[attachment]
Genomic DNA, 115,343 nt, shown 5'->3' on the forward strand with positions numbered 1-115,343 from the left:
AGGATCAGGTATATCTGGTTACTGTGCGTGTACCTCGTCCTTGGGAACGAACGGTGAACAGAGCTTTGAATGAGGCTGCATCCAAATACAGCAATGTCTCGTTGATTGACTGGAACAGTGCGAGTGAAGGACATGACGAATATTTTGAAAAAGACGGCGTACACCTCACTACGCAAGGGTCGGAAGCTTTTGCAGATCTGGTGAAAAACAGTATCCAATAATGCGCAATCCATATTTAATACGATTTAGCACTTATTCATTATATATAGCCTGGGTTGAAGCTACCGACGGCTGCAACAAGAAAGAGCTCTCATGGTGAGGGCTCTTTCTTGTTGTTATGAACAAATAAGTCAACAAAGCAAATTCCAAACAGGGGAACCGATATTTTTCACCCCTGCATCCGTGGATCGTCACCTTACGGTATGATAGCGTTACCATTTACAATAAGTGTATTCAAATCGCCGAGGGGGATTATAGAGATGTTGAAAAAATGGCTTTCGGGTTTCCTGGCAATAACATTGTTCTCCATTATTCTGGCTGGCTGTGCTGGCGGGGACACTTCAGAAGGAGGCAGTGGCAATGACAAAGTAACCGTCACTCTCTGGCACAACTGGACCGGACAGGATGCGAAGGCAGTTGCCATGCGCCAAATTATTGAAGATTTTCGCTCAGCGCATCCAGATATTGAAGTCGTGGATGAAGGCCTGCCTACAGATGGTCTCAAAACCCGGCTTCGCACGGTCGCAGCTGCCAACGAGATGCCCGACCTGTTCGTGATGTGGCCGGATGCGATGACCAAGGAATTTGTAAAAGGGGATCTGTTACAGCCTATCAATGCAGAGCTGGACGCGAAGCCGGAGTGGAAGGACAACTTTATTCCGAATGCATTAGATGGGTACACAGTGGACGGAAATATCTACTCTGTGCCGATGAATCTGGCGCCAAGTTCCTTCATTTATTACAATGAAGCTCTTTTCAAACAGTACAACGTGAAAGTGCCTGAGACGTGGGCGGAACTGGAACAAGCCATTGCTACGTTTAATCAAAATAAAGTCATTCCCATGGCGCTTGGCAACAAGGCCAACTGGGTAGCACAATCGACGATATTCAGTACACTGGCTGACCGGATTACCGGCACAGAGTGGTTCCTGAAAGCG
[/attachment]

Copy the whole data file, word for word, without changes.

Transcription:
Genomic DNA, 115,343 nt, shown 5'->3' on the forward strand with positions numbered 1-115,343 from the left:
AGGATCAGGTATATCTGGTTACTGTGCGTGTACCTCGTCCTTGGGAACGAACGGTGAACAGAGCTTTGAATGAGGCTGCATCCAAATACAGCAATGTCTCGTTGATTGACTGGAACAGTGCGAGTGAAGGACATGACGAATATTTTGAAAAAGACGGCGTACACCTCACTACGCAAGGGTCGGAAGCTTTTGCAGATCTGGTGAAAAACAGTATCCAATAATGCGCAATCCATATTTAATACGATTTAGCACTTATTCATTATATATAGCCTGGGTTGAAGCTACCGACGGCTGCAACAAGAAAGAGCTCTCATGGTGAGGGCTCTTTCTTGTTGTTATGAACAAATAAGTCAACAAAGCAAATTCCAAACAGGGGAACCGATATTTTTCACCCCTGCATCCGTGGATCGTCACCTTACGGTATGATAGCGTTACCATTTACAATAAGTGTATTCAAATCGCCGAGGGGGATTATAGAGATGTTGAAAAAATGGCTTTCGGGTTTCCTGGCAATAACATTGTTCTCCATTATTCTGGCTGGCTGTGCTGGCGGGGACACTTCAGAAGGAGGCAGTGGCAATGACAAAGTAACCGTCACTCTCTGGCACAACTGGACCGGACAGGATGCGAAGGCAGTTGCCATGCGCCAAATTATTGAAGATTTTCGCTCAGCGCATCCAGATATTGAAGTCGTGGATGAAGGCCTGCCTACAGATGGTCTCAAAACCCGGCTTCGCACGGTCGCAGCTGCCAACGAGATGCCCGACCTGTTCGTGATGTGGCCGGATGCGATGACCAAGGAATTTGTAAAAGGGGATCTGTTACAGCCTATCAATGCAGAGCTGGACGCGAAGCCGGAGTGGAAGGACAACTTTATTCCGAATGCATTAGATGGGTACACAGTGGACGGAAATATCTACTCTGTGCCGATGAATCTGGCGCCAAGTTCCTTCATTTATTACAATGAAGCTCTTTTCAAACAGTACAACGTGAAAGTGCCTGAGACGTGGGCGGAACTGGAACAAGCCATTGCTACGTTTAATCAAAATAAAGTCATTCCCATGGCGCTTGGCAACAAGGCCAACTGGGTAGCACAATCGACGATATTCAGTACACTGGCTGACCGGATTACCGGCACAGAGTGGTTCCTGAAAGCG